The rise of the Internet in the 1990s was a watershed event in human history for many different reasons. Information that once required a trip to the library could now be obtained while sitting at home with your desktop computer. Pop culture entertainment, once almost exclusively confined to television sets and movie theaters, is now streamable (and stealable) online. Companies that seek a competitive advantage must at least have a website.
Another way in which the Internet changed the game is that it opened a new door for entrepreneurs. People who innovated, with a dose of hard work and a sprinkle of smart marketing, have earned fortunes thanks to cyberspace becoming a household tool.
Here are four examples of people who became rich because of the Internet.
The Tumblr founder and CEO started as an intern at Frederator (the studio of Fred Seibert). Shortly thereafter, he started developing software to help people win at card games like poker and blackjack.
Karp then went to work for UrbanBaby, an online forum for parenting. He was given a couple of days to do a software development project and Karp completed it in four hours. As a result of this impressive performance, John Maloney (the head of UrbanBaby) promoted him and gave him shares in the company.
In 2006, UrbanBaby was sold to CNET and Karp left the firm to start his own software consulting business, called Davidville. This is when he took an interest in tumblelogging (short-form blogs). Karp and a coworker started developing their own tumblelog platform, and that platform was launched as Tumblr in 2007.
As of this writing, Tumblr has more than 110 million users. It was recently purchased by Yahoo! for $1.1 billion.
Certainly among the youngest of the Internet millionaires, Nick d’Aloisio struck it rich by selling his mobile app to Yahoo! The app, called Summly, was designed by d’Aloisio as a means to shorten content while he was studying for school. The incident reinforces the old maxim that necessity is the mother of invention. Apparently that’s true in cyberspace as well.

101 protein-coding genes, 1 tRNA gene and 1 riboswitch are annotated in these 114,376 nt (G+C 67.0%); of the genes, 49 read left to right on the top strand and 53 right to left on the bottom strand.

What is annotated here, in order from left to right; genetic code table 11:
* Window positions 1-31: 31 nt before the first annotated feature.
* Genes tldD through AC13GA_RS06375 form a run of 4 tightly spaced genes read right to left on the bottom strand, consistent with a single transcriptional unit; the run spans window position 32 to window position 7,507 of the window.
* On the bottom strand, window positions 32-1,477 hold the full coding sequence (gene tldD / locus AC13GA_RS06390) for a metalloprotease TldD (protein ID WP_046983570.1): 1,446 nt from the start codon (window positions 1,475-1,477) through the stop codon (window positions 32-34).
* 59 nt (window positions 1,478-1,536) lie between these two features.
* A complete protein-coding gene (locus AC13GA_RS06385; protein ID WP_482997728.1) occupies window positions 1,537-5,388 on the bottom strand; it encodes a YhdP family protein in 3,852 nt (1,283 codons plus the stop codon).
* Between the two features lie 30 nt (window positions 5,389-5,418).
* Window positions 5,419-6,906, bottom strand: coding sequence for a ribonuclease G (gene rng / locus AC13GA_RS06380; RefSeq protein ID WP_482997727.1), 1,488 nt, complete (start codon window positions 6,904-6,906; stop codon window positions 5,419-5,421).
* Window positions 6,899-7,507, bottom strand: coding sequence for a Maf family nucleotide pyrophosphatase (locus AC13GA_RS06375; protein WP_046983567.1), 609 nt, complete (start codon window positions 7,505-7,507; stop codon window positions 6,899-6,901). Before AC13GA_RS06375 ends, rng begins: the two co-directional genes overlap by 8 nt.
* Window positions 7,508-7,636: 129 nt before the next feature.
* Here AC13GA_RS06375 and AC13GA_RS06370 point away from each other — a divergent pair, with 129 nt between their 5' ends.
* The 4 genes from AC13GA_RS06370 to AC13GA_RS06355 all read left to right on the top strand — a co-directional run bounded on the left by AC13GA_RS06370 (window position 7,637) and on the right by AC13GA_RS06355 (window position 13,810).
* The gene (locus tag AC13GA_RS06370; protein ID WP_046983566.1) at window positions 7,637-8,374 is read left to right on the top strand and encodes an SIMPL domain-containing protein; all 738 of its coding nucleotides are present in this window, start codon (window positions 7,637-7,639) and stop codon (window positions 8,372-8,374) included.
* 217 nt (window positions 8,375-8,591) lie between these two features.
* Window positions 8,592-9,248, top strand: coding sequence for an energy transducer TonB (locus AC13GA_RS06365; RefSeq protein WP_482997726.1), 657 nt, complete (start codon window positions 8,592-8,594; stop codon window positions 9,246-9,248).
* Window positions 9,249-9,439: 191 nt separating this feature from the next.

Although it has not been disclosed how much Yahoo! paid for the app, British media reported that the deal was in the millions. Some sources said the amount was as high as $30 million. The app, as of this writing, has been downloaded about a million times in one year.
This Miami-born entrepreneur created his first website at the ripe old age of 10. He was already coding when he was in junior high school and started making contributions to Netscape (remember that company?) shortly thereafter.
Ross interned at Netscape for a while (at this point, he was 14) and eventually enrolled at Stanford. He became rich and famous by cofounding the Mozilla Firefox project because he was less than impressed with the direction Netscape was going after its purchase by America Online.
In 2003, Firefox was born. The following year, it was released. As they say, the rest is history. Ross is now worth tens of millions of dollars.
While he was still a high school student in 1998, Timothy Sykes took about $12,000 he had received in bar mitzvah gifts and decided to start day trading penny stocks. That initial investment would eventually earn him more than $1 million by the time he was in his early twenties.
As a senior in college, Sykes established his own hedge fund, called Cilantro Fund Management LLC. The fund focused primarily on short positions. Between 2003 and 2006, Cilantro was ranked number 1 fund in its category by Barclays, the British multinational banking and financial services company.
As of this writing, Sykes is a millionaire many times over. Today, he offers educational courses about how people can become rich by trading stocks.
Guest author Drew Hendricks is a tech, social media, and environmental addict. He’s written for many major publishers such as National Geographic and Technorati.
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